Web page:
Your friend's code is making use of the fact that for N > 3, all prime numbers take the form (6×M±1) for M = 1, 2, ... (so for M = 1, the prime candidates are N = 5 and N = 7, and both those are primes). Also, all prime pairs are like 5 and 7. This only checks 2 out of every 3 odd numbers, whereas your solution checks 3 out of 3 odd numbers.

Your friend's code is using division to achieve something akin to the square root. That is, the condition `divisor <= n / divisor`

is more or less equivalent to, but slower and safer from overflow than, `divisor * divisor <= n`

. It might be better to use `unsigned long long max = sqrt(n);`

outside the loop. This reduces the amount of checking considerably compared with your proposed solution which searches through many more possible values. The square root check relies on the fact that if N is composite, then for a given pair of factors F and G (such that F×G = N), one of them will be less than or equal to the square root of N and the other will be greater than or equal to the square root of N.

As Michael Burr points out, the friend's prime function identifies 25 (5×5) and 35 (5×7) as prime, and generates 177 numbers under 1000 as prime whereas, I believe, there are just 168 primes in that range. Other misidentified composites are 121 (11×11), 143 (13×11), 289 (17×17), 323 (17×19), 841 (29×29), 899 (29×31).

Test code:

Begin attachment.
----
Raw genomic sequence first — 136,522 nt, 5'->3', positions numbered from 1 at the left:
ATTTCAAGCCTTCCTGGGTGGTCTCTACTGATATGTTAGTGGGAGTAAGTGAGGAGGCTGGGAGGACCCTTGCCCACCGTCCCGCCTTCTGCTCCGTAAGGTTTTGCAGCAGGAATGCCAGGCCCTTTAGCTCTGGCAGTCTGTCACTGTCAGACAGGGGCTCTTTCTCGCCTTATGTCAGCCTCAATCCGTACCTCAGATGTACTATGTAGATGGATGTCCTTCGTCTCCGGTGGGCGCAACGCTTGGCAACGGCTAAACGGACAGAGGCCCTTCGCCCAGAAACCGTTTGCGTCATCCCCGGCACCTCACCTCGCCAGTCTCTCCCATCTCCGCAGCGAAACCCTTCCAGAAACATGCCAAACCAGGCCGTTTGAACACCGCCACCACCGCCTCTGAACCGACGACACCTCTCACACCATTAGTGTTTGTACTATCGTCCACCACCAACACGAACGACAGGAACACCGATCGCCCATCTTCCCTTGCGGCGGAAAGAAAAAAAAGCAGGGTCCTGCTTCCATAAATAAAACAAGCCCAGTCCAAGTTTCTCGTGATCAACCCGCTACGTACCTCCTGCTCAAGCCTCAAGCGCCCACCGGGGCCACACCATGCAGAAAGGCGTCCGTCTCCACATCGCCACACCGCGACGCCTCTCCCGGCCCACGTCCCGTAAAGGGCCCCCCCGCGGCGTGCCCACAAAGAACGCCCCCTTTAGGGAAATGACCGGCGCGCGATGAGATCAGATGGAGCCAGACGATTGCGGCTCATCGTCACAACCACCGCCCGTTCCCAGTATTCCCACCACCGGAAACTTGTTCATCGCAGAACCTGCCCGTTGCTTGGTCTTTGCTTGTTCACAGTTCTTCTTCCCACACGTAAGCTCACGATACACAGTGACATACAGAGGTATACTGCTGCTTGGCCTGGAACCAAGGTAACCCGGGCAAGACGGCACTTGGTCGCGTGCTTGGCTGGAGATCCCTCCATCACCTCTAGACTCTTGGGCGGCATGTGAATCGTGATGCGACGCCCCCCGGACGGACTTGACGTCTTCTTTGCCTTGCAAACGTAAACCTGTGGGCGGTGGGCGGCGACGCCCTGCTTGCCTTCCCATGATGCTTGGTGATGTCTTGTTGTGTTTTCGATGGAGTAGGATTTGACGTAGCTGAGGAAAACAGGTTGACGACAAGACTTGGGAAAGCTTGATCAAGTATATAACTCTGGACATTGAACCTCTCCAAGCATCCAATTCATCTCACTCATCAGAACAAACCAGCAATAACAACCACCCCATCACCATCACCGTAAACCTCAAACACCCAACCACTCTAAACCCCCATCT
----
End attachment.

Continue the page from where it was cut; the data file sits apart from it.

```
#include <stdio.h>
int main(void)
{
unsigned long long c;
if (prime(2ULL))
printf("2\n");
if (prime(3ULL))
printf("3\n");
for (c = 5; c < 1000; c += 2)
if (prime(c))
printf("%llu\n", c);
return 0;
}
```

### Fixed code.

The trouble with the original code is that it stops checking too soon because `divisor`

is set to the larger, rather than the smaller, of the two numbers to be checked.

```
static int prime(unsigned long long n)
{
unsigned long long val = 1;
unsigned long long divisor = 5;
if (n == 2 || n == 3)
return 1;
if (n < 2 || n%2 == 0 || n%3 == 0)
return 0;
for ( ; divisor<=n/divisor; val++, divisor=6*val-1)
{
if (n%divisor == 0 || n%(divisor+2) == 0)
return 0;
}
return 1;
}
```

Note that the revision is simpler to understand because it doesn't need to explain the shorthand negated conditions in tail comments. Note also the `+2`

instead of `-2`

in the body of the loop.

"My question is what exactly is he doing?"Tip: Whenever a statement ends with a Question mark(`?`

) it is a Question. – Alok Save Apr 23 '12 at 4:41`prime()`

function as posted - it identifies some multiples of 5 as prime. – Michael Burr Apr 23 '12 at 4:53